copyright © Jedo Dre 2011

Skyfall is one of the better action movies out there.

I suppose I could end my review there, but that would not be enough of a reason for me to be here. I would like to issue an open complaint in a form of a question: why do even good action movies insist on introducing a few lines of stupid dialogue and preposterous plot points? Surely someone has to read the script once it is done and approve it, and then approve the movie itself once that is done. What is the problem of the man or woman producer who watches how when something occurs in the movie one of the character has an annoying tendency to describe the event out-loud and the producer, upon seeing this, does not go: "no wait, that has to come out coz that just sounds f&*$ing retarted. It looks fake and stretched."? Somehow, no memory of such action-movie annoyances rises when recalling the good old James Bond featuring Roger Moore, so when did it start creeping in? Skyfall does not have too many of such moments but enough to be distracting.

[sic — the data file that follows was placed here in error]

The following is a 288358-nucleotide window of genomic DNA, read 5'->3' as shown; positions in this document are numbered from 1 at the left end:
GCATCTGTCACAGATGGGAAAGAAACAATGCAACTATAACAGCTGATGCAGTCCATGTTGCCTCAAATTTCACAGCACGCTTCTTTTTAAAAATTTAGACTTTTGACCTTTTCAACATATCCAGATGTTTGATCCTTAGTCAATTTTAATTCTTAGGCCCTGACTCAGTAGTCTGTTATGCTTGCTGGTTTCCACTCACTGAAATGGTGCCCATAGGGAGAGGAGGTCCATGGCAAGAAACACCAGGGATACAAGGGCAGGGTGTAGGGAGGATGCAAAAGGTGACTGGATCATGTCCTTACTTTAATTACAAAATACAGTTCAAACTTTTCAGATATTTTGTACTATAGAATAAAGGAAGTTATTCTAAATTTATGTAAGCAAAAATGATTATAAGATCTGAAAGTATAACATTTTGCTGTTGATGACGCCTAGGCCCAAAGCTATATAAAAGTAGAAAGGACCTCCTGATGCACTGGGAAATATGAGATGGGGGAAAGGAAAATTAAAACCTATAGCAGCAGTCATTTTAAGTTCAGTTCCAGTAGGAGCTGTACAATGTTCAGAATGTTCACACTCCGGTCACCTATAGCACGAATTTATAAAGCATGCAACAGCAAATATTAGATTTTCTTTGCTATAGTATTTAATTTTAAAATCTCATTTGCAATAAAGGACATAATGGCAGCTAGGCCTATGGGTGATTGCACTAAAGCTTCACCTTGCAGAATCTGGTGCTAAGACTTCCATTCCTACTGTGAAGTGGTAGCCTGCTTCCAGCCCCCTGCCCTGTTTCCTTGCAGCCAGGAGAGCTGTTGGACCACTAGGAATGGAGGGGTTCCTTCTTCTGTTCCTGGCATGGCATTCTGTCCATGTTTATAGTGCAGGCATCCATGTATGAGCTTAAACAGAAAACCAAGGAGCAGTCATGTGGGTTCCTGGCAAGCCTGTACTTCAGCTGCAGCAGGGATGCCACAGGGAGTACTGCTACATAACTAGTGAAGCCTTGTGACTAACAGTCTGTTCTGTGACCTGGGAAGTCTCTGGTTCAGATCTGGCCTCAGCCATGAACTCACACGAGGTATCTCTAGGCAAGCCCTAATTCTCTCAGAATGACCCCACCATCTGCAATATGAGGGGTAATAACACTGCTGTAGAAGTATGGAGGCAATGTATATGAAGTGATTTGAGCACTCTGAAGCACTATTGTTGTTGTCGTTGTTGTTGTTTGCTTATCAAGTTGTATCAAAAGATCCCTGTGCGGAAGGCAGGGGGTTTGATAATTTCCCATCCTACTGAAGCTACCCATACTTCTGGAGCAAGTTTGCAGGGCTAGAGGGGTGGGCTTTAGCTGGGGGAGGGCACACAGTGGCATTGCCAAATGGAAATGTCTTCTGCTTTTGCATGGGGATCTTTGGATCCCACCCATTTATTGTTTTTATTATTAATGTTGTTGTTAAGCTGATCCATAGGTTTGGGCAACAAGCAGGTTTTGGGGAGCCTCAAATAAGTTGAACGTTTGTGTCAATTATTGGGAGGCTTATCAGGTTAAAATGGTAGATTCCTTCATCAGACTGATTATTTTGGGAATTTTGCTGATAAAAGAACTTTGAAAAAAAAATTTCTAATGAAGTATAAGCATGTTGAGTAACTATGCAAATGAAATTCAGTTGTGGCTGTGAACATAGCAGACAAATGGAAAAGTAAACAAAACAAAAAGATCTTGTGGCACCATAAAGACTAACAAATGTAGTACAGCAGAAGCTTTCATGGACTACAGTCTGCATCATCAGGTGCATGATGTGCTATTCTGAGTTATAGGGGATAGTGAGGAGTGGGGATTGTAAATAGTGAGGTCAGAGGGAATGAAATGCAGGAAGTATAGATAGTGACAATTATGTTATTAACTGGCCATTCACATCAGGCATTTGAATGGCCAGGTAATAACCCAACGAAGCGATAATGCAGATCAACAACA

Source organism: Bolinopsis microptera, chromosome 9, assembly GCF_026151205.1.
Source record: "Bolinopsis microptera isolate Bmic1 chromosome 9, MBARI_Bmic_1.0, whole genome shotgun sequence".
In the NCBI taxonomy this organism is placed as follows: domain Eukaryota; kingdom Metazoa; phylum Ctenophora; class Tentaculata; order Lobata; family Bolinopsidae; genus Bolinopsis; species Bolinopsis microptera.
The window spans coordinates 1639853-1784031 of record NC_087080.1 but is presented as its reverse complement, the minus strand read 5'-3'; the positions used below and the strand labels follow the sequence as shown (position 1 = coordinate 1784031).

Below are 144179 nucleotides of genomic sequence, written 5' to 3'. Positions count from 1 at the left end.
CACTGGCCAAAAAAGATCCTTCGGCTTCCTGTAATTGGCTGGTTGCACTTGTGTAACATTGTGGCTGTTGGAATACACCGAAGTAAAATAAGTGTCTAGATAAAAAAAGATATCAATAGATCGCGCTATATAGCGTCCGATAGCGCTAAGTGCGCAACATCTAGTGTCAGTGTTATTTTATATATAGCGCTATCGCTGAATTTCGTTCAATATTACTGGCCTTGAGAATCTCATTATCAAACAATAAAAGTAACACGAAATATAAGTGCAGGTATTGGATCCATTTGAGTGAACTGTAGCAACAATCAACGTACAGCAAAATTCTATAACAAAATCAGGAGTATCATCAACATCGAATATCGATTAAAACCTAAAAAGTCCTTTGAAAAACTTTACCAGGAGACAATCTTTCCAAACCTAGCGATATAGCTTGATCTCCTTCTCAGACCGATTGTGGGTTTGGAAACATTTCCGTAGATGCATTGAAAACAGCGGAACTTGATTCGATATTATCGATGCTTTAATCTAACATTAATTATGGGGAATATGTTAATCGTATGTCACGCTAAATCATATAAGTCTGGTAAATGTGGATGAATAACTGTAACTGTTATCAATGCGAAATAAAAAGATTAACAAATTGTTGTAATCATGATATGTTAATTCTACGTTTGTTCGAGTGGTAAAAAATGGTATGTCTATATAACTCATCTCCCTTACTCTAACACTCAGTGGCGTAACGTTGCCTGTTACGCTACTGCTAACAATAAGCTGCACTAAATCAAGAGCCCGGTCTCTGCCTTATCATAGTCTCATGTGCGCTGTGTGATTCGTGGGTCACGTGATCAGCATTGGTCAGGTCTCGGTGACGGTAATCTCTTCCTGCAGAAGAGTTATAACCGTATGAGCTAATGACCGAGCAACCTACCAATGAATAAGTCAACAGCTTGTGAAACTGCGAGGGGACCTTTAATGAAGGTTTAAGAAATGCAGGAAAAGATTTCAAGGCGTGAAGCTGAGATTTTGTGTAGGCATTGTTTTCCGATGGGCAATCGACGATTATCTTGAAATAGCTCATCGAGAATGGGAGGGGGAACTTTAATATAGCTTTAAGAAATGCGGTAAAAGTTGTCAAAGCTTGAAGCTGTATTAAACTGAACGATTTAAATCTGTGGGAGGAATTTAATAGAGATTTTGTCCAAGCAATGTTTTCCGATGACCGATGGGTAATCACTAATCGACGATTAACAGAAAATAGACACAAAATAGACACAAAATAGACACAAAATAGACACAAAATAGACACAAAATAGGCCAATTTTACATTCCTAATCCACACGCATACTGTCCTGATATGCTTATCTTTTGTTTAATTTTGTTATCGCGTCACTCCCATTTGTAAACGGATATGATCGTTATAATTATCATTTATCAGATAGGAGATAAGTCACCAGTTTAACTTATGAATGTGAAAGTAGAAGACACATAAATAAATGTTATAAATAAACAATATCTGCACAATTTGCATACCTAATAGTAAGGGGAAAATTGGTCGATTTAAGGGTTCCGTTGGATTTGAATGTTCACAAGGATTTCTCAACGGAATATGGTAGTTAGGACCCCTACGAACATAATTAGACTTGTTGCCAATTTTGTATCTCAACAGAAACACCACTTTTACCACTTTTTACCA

It is good to see an action movie not involve the story of a nuclear bomb threat, but Skyfall's story is not exactly original either. We have yet another vengeful operative wreaking havoc upon the agency and Mr. Bond is up against both the villain and father time, both of whom have been moving on leaving Mr. Bond behind at a disadvantage.

The whole thing moves like a James Bond flick and makes sense as a whole, but if you did try to actually think Skyfall through scene by scene, the flow looks a bit bumpy and common sense questions can be raised quickly - obviously something that must never be done when watching an action movie.

There is not much to say of the acting, other than that Javier Bardem was brought on board as the villain and Javier to Skyfall is what Anthony Hopkins was to the Silence Of The Lambs, i.e. a good villain like that makes half the movie.

The action scenes are greatly choreographed and filmed, having a modern touch without relying too much on computer effects.